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USVI Income taxes

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brinni
(@brinni)
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Joined: 14 years ago
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February 24, 2009 3:41 pm  

This all sounds like hints and clues for people making well over, say, $30,000 a year? For someone like me, who is nowhere near an "upper" income bracket of any kind, the transition from stateside to island should be pretty straightforward, right?


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Linda J
(@Linda_J)
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February 24, 2009 5:38 pm  

If you think $30,000 a year is upper income, you are in for a rude awakening.


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dntw8up
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February 24, 2009 6:32 pm  

"The BVI, Anguilla and some other Caribbean islands do offer some corporate tax benefits, but very little to the individual tax payer."

The BVI does not have a reciprocal agreement with the IRS. Therefore, money earned by US citizens residing in the BVI must pay full BVI income taxes and full Federal income taxes; BVI taxes cannot be deducted from Federal taxes. Therefore, employed Americans residing in the BVI end up paying much higher taxes than Americans residing in a US state or territory.


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East Ender
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February 24, 2009 7:50 pm  

stt007: There is no state income tax, nor is there a sales tax. Gross receipts is a sneaky tax. 😉


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Betty
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February 25, 2009 12:00 pm  

I don't know how you could afford to barely squeak by as a single person if you weren't making at least 30k. Its expensive to live here, I guess someone will let me know if its possible. I have friends that make 60k or 80k and they stay on a budget, do their laundry at the laundrymat, etc... So how do you make it on less then 30k if your single transplant?


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stxem
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February 25, 2009 4:34 pm  

A lot of people manage to live on that amount and less. Having a cheap apartment, no ac keeps the bills down. If you are not extravagant in your living style, 30,000 is sufficient to live on in the VI. You just have to be frugal and save up for larger purchases like airplane tickets etc. But it is definitely doable.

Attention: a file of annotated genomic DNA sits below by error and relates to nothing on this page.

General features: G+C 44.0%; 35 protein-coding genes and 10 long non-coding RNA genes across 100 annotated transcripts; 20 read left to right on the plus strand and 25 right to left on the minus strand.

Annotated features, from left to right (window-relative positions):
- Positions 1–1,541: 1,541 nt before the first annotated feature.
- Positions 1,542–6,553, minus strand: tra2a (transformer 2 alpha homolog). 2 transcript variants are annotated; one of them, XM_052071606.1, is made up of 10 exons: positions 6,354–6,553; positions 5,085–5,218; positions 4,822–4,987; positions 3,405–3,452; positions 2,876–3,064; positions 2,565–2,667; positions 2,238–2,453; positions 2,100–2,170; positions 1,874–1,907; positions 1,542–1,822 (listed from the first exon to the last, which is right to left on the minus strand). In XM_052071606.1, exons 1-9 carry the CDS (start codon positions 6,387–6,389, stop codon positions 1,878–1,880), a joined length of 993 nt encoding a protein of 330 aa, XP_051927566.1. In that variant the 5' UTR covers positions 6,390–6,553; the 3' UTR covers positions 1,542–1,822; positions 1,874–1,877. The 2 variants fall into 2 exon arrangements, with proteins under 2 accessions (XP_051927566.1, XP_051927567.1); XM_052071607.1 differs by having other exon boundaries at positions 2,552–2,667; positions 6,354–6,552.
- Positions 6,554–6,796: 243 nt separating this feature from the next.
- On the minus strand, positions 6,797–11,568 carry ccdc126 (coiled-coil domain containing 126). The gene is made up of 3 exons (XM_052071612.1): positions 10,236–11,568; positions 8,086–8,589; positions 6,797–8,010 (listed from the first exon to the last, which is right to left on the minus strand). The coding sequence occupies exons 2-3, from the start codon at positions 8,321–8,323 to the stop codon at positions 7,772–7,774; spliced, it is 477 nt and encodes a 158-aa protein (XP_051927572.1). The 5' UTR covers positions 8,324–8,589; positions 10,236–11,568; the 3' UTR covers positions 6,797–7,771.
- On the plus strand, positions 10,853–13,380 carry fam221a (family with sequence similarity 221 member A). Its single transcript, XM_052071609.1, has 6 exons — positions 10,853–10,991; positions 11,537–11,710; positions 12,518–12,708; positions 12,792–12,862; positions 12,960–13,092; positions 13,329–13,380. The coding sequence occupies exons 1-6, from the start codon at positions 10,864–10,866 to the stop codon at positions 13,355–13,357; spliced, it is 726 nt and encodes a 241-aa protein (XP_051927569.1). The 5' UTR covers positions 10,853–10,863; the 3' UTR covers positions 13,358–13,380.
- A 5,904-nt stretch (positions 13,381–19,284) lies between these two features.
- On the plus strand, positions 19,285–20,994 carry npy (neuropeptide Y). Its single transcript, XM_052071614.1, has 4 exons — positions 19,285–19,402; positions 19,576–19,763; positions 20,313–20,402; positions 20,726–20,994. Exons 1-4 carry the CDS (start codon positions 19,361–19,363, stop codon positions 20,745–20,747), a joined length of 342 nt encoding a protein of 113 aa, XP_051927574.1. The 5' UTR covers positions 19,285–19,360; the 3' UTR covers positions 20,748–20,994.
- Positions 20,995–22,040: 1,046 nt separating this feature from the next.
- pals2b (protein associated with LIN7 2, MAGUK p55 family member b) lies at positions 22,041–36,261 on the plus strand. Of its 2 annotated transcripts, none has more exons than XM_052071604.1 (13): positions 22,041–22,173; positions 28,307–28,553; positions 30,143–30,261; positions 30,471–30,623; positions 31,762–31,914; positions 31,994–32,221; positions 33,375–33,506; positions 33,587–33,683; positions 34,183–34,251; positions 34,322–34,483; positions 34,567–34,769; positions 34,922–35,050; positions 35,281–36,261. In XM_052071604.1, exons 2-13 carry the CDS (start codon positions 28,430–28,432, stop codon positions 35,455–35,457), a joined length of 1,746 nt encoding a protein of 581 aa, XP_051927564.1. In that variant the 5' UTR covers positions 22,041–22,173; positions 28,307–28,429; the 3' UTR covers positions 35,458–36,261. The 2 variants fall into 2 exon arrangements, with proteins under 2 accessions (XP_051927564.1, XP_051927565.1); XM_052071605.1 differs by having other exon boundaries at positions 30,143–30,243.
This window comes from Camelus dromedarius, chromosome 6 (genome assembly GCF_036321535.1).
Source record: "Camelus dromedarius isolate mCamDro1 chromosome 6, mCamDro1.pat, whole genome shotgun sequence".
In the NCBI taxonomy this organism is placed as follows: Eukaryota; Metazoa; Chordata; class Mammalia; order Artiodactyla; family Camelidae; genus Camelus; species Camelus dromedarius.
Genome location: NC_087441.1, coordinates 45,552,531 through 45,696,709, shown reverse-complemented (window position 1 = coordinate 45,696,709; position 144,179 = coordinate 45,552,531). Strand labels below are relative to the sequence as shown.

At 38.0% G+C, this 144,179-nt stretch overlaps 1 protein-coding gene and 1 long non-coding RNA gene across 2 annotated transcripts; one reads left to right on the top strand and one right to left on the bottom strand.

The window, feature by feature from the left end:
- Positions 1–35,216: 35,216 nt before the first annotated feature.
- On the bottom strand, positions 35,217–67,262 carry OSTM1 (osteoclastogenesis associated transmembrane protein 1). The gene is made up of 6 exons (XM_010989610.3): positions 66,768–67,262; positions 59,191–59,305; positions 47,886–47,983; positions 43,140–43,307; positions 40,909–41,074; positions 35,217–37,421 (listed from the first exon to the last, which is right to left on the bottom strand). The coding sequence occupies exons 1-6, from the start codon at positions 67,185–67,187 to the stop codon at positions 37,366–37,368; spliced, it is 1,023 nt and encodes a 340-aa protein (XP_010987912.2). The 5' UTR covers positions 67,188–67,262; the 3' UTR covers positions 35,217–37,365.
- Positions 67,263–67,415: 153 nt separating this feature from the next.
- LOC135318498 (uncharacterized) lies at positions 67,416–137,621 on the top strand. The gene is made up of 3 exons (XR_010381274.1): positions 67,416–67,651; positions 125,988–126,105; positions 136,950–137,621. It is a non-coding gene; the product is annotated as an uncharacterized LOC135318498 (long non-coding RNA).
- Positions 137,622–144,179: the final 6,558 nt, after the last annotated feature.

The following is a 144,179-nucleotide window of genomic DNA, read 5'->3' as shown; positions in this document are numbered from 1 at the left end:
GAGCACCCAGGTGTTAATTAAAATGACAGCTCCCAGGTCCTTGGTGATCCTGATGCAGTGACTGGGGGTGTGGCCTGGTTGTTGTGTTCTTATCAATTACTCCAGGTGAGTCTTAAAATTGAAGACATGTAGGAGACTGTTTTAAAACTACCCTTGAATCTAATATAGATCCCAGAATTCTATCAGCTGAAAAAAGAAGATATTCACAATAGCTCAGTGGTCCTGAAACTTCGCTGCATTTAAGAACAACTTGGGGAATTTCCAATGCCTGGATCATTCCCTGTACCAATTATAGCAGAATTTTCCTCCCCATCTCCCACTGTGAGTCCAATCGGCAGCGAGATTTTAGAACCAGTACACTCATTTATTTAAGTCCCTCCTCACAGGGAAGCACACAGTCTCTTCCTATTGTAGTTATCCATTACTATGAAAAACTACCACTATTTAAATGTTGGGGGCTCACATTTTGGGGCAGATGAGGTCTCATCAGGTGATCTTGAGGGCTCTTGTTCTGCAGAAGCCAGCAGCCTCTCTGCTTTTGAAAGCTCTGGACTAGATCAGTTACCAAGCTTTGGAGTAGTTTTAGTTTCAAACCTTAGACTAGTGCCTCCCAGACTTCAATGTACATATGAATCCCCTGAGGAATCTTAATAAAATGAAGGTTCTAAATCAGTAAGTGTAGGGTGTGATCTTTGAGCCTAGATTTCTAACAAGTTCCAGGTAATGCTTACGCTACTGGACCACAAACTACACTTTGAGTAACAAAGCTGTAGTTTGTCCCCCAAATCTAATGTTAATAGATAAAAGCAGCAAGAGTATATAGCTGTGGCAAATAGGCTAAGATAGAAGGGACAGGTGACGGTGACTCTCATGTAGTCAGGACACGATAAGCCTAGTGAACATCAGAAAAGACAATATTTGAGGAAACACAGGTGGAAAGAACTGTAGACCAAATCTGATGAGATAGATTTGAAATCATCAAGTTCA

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trw
 trw
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February 25, 2009 5:02 pm  

the necessity bills run us 2 grand a month,house payment, innovative, wapa, broadband,truck payment


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divinggirl
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Posts: 887
February 25, 2009 5:13 pm  

When I first moved here I did not have a car, had a cell phone ($35/mo), studio apartment in town $400/mo included WAPA (won't find that deal anymore) and used the internet cafe. You can live a cheap as you are willing too and when I first moved here that is what I wanted after 20 years in the corporate rat race. It only lasted a little over a year then I got a better job, a car and nicer place. It's all in what you are willing to give up and for how long.


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Betty
(@Betty)
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Joined: 16 years ago
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February 25, 2009 6:22 pm  

I knew people would have stories. I did it when I was was in my twenties, but it was stressful, always being a car repair away from being homeless. I finished school as quickly as I could and worked my ass off after that to get ahead at work. I have a hard time imagining a fully grown person wanting to go back to that. But we're all different and all have different comfort levels.

I remember making more waiting tables (working my way thru college) then I did in my first couple of corporate jobs....lol...Always thought that would be a good gig here if you can get in at the right restaurant. If you break it down to hourly I'm sure most of the servers here do make more then that especially in season.


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Exit Zero
(@exit-zero)
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Posts: 2453
February 25, 2009 10:09 pm  

I find I can easily live on way less than $30K a year - no AC, paid off car and house, not too many dinners out - lunches often, no cell phone, self insure house, washing machine - air dry, single, keep required monthly expenses at a minimum, don't overload on groceries, don't use drugs or alcohol. Take one 6-10 week trip off island each year - work while I am here.
It totally depends on your lifestyle and needs - every one has a different situation and a different set of ideas about what is important and what is necessary. I find simple easier.


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mnjj
 mnjj
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Joined: 15 years ago
Posts: 85
March 6, 2010 2:07 pm  

Very interesting topic. Thanks for all of the information, everyone.


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